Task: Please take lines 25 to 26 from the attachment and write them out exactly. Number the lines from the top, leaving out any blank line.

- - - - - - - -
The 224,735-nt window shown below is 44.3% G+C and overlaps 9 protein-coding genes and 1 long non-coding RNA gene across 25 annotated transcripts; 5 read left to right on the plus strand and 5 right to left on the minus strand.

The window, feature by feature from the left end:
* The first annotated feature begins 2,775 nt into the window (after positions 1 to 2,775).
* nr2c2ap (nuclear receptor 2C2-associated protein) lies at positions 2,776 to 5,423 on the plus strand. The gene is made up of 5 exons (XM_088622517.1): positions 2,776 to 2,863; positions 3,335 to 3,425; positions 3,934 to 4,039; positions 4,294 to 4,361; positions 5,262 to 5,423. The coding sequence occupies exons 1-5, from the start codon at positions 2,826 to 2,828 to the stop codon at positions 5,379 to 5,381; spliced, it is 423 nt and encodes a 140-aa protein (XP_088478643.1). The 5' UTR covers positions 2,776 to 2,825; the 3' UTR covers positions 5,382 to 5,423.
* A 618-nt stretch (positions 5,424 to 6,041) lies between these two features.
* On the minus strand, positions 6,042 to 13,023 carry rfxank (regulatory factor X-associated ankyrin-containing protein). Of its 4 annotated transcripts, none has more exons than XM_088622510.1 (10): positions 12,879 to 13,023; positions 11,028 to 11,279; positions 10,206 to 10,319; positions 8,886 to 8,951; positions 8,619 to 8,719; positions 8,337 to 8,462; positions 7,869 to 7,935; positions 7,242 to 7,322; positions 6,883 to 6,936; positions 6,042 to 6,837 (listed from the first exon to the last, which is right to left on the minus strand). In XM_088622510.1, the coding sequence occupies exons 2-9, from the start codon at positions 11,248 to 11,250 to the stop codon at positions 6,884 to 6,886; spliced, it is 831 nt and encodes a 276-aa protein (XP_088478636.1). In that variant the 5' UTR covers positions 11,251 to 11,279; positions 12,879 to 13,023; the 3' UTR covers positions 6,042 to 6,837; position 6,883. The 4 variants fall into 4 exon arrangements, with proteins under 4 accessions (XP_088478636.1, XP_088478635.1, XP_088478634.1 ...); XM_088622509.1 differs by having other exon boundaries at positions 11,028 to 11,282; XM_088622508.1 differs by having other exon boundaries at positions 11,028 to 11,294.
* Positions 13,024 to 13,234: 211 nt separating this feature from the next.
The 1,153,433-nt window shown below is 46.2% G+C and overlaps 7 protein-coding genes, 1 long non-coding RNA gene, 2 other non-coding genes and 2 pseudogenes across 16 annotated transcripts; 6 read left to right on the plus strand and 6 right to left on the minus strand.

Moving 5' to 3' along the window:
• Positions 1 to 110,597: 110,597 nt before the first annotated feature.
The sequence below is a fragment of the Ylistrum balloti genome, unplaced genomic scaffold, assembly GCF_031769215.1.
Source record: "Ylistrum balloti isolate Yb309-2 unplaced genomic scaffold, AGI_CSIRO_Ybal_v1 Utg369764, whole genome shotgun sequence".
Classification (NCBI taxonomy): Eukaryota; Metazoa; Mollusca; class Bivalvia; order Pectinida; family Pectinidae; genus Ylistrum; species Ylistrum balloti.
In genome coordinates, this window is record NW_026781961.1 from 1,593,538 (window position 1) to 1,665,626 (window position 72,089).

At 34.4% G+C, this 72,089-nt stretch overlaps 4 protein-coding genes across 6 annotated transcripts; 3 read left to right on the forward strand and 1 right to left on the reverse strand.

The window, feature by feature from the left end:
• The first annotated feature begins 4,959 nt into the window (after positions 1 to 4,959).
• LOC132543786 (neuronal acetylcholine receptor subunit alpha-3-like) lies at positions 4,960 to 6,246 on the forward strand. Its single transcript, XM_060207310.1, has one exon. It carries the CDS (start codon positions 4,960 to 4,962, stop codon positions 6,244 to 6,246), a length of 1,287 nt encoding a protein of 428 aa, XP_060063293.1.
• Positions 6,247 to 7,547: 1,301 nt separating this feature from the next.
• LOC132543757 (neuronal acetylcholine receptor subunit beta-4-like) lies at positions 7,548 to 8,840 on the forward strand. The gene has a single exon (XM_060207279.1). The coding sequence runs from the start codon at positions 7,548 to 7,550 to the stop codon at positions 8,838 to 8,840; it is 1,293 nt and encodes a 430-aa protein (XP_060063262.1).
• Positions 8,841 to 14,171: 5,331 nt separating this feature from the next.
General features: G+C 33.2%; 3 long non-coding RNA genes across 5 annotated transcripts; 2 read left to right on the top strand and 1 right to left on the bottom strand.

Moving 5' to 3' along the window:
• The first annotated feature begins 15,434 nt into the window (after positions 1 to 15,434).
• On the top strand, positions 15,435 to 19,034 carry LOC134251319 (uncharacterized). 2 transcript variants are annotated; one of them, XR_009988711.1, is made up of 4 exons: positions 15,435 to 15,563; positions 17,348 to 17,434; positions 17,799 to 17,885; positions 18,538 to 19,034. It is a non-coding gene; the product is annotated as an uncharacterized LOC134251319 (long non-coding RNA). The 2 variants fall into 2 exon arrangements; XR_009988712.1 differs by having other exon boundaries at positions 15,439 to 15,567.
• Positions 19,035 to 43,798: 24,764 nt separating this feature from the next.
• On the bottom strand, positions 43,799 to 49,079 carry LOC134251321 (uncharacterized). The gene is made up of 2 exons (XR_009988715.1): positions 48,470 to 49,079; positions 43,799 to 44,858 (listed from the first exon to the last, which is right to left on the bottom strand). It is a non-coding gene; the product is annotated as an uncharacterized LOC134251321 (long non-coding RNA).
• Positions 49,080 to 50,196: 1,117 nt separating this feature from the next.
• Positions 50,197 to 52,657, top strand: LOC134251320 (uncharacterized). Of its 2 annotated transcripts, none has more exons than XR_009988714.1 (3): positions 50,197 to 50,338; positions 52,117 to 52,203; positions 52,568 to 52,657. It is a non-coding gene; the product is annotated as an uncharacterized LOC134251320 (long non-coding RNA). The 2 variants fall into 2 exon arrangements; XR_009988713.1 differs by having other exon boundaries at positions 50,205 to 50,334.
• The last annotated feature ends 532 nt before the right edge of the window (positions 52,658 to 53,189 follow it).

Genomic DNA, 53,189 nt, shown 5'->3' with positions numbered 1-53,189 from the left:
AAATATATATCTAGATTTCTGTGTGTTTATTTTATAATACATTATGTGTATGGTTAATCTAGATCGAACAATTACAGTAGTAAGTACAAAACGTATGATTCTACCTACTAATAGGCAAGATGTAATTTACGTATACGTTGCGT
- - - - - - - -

• On the top strand, positions 15,435 to 19,034 carry LOC134251319 (uncharacterized). 2 transcript variants are annotated; one of them, XR_009988711.1, is made up of 4 exons: positions 15,435 to 15,563; positions 17,348 to 17,434; positions 17,799 to 17,885; positions 18,538 to 19,034. It is a non-coding gene; the product is annotated as an uncharacterized LOC134251319 (long non-coding RNA). The 2 variants fall into 2 exon arrangements; XR_009988712.1 differs by having other exon boundaries at positions 15,439 to 15,567.
• Positions 19,035 to 43,798: 24,764 nt separating this feature from the next.